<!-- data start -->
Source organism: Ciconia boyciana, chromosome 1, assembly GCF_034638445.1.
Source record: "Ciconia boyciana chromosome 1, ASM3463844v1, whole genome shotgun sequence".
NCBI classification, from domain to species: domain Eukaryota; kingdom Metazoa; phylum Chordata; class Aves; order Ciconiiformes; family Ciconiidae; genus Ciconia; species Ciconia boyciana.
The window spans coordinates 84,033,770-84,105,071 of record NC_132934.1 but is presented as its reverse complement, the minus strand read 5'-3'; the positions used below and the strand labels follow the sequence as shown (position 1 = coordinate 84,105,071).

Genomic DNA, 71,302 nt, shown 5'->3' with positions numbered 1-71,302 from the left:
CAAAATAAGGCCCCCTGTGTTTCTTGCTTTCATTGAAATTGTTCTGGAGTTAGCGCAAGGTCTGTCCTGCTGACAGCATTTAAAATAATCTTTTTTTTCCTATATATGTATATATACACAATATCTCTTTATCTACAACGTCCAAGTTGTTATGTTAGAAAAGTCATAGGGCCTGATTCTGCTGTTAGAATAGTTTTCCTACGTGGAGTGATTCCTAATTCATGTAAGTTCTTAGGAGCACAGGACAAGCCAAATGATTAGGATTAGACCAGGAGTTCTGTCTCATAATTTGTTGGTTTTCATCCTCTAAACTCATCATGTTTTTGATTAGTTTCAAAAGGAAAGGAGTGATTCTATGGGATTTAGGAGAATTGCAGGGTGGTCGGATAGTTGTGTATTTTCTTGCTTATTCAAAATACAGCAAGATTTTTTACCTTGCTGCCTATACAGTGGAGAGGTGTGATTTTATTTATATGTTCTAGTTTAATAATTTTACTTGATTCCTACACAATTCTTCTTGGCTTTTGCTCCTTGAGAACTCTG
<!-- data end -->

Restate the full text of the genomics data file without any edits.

Source organism: Ciconia boyciana, chromosome 1, assembly GCF_034638445.1.
Source record: "Ciconia boyciana chromosome 1, ASM3463844v1, whole genome shotgun sequence".
NCBI classification, from domain to species: domain Eukaryota; kingdom Metazoa; phylum Chordata; class Aves; order Ciconiiformes; family Ciconiidae; genus Ciconia; species Ciconia boyciana.
The window spans coordinates 84,033,770-84,105,071 of record NC_132934.1 but is presented as its reverse complement, the minus strand read 5'-3'; the positions used below and the strand labels follow the sequence as shown (position 1 = coordinate 84,105,071).

Genomic DNA, 71,302 nt, shown 5'->3' with positions numbered 1-71,302 from the left:
CAAAATAAGGCCCCCTGTGTTTCTTGCTTTCATTGAAATTGTTCTGGAGTTAGCGCAAGGTCTGTCCTGCTGACAGCATTTAAAATAATCTTTTTTTTCCTATATATGTATATATACACAATATCTCTTTATCTACAACGTCCAAGTTGTTATGTTAGAAAAGTCATAGGGCCTGATTCTGCTGTTAGAATAGTTTTCCTACGTGGAGTGATTCCTAATTCATGTAAGTTCTTAGGAGCACAGGACAAGCCAAATGATTAGGATTAGACCAGGAGTTCTGTCTCATAATTTGTTGGTTTTCATCCTCTAAACTCATCATGTTTTTGATTAGTTTCAAAAGGAAAGGAGTGATTCTATGGGATTTAGGAGAATTGCAGGGTGGTCGGATAGTTGTGTATTTTCTTGCTTATTCAAAATACAGCAAGATTTTTTACCTTGCTGCCTATACAGTGGAGAGGTGTGATTTTATTTATATGTTCTAGTTTAATAATTTTACTTGATTCCTACACAATTCTTCTTGGCTTTTGCTCCTTGAGAACTCTG